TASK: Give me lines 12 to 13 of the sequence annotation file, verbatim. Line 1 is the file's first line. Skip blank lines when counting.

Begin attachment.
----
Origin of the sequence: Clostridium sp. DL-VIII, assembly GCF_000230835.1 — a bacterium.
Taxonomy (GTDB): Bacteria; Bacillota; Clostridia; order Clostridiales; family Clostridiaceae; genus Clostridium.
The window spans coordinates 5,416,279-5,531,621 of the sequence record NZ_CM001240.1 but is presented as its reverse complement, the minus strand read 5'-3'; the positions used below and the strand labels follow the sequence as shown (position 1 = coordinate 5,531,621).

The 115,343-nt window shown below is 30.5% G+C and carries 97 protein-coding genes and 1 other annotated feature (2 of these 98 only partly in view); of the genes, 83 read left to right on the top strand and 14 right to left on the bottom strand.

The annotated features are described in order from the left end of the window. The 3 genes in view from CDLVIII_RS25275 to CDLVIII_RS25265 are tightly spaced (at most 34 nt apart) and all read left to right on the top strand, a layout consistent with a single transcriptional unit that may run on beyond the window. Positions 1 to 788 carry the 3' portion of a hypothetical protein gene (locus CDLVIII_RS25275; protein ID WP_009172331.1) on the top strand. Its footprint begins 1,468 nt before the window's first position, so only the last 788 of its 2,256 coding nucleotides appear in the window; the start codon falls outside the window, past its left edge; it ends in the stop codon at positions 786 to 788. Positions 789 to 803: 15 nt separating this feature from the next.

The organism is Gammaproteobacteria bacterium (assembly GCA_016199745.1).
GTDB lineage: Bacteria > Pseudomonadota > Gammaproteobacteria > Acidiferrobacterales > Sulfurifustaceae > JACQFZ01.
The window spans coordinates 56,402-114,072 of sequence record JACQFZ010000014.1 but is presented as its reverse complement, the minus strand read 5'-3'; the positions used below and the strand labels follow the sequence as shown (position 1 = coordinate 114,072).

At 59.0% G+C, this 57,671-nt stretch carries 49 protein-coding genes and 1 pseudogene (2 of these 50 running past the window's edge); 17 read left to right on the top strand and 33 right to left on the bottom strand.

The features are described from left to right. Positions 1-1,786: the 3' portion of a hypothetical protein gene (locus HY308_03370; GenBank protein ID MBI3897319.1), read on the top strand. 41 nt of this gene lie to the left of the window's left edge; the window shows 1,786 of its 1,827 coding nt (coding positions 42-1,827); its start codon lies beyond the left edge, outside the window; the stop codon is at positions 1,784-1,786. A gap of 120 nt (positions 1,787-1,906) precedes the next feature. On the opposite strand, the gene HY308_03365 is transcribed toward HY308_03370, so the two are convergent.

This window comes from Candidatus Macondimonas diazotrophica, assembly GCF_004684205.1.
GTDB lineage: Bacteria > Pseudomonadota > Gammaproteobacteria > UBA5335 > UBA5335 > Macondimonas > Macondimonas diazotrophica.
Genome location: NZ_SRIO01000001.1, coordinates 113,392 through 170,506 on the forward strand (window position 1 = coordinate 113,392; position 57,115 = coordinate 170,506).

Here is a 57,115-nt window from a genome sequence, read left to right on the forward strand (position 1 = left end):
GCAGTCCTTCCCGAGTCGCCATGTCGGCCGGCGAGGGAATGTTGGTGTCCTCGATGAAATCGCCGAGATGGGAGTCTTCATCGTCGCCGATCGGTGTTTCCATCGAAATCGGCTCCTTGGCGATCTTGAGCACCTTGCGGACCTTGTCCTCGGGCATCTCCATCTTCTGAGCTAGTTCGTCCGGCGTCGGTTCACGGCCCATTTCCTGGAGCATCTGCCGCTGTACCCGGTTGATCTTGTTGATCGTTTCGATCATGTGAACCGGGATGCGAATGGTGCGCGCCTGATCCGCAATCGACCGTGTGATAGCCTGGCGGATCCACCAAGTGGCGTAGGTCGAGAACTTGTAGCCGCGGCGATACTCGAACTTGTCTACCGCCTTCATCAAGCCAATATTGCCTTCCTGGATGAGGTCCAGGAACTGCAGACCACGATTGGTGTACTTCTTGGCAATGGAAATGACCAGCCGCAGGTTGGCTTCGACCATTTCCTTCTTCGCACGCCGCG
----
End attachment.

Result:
GTDB lineage: Bacteria > Pseudomonadota > Gammaproteobacteria > UBA5335 > UBA5335 > Macondimonas > Macondimonas diazotrophica.
Genome location: NZ_SRIO01000001.1, coordinates 113,392 through 170,506 on the forward strand (window position 1 = coordinate 113,392; position 57,115 = coordinate 170,506).